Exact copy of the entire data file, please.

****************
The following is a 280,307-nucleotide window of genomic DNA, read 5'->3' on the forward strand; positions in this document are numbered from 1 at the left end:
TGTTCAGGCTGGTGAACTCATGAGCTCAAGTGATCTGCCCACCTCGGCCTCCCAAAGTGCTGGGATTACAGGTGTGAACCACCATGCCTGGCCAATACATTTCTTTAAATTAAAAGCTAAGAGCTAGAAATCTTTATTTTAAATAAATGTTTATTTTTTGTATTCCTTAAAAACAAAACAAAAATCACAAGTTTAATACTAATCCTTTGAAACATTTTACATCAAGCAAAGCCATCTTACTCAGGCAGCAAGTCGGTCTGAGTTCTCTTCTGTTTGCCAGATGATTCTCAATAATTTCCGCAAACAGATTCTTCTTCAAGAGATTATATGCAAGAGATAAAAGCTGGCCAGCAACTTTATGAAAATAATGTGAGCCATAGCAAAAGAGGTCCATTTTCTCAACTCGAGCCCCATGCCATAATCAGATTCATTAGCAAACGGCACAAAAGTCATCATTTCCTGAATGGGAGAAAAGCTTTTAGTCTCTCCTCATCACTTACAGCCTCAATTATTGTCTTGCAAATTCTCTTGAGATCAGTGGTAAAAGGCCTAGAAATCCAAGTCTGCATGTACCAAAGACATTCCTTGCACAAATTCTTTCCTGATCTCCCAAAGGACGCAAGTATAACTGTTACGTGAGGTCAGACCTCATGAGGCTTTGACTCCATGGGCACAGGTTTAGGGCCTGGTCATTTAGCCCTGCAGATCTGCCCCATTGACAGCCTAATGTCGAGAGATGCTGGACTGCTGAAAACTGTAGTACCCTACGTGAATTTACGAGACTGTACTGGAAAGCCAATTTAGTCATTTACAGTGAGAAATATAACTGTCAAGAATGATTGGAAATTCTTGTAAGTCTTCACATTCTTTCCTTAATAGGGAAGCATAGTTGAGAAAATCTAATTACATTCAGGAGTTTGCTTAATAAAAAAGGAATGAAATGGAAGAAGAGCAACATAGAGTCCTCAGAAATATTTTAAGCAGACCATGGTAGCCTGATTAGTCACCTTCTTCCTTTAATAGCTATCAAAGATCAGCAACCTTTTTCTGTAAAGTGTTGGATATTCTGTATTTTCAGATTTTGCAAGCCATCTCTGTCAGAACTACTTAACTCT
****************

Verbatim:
The following is a 280,307-nucleotide window of genomic DNA, read 5'->3' on the forward strand; positions in this document are numbered from 1 at the left end:
TGTTCAGGCTGGTGAACTCATGAGCTCAAGTGATCTGCCCACCTCGGCCTCCCAAAGTGCTGGGATTACAGGTGTGAACCACCATGCCTGGCCAATACATTTCTTTAAATTAAAAGCTAAGAGCTAGAAATCTTTATTTTAAATAAATGTTTATTTTTTGTATTCCTTAAAAACAAAACAAAAATCACAAGTTTAATACTAATCCTTTGAAACATTTTACATCAAGCAAAGCCATCTTACTCAGGCAGCAAGTCGGTCTGAGTTCTCTTCTGTTTGCCAGATGATTCTCAATAATTTCCGCAAACAGATTCTTCTTCAAGAGATTATATGCAAGAGATAAAAGCTGGCCAGCAACTTTATGAAAATAATGTGAGCCATAGCAAAAGAGGTCCATTTTCTCAACTCGAGCCCCATGCCATAATCAGATTCATTAGCAAACGGCACAAAAGTCATCATTTCCTGAATGGGAGAAAAGCTTTTAGTCTCTCCTCATCACTTACAGCCTCAATTATTGTCTTGCAAATTCTCTTGAGATCAGTGGTAAAAGGCCTAGAAATCCAAGTCTGCATGTACCAAAGACATTCCTTGCACAAATTCTTTCCTGATCTCCCAAAGGACGCAAGTATAACTGTTACGTGAGGTCAGACCTCATGAGGCTTTGACTCCATGGGCACAGGTTTAGGGCCTGGTCATTTAGCCCTGCAGATCTGCCCCATTGACAGCCTAATGTCGAGAGATGCTGGACTGCTGAAAACTGTAGTACCCTACGTGAATTTACGAGACTGTACTGGAAAGCCAATTTAGTCATTTACAGTGAGAAATATAACTGTCAAGAATGATTGGAAATTCTTGTAAGTCTTCACATTCTTTCCTTAATAGGGAAGCATAGTTGAGAAAATCTAATTACATTCAGGAGTTTGCTTAATAAAAAAGGAATGAAATGGAAGAAGAGCAACATAGAGTCCTCAGAAATATTTTAAGCAGACCATGGTAGCCTGATTAGTCACCTTCTTCCTTTAATAGCTATCAAAGATCAGCAACCTTTTTCTGTAAAGTGTTGGATATTCTGTATTTTCAGATTTTGCAAGCCATCTCTGTCAGAACTACTTAACTCT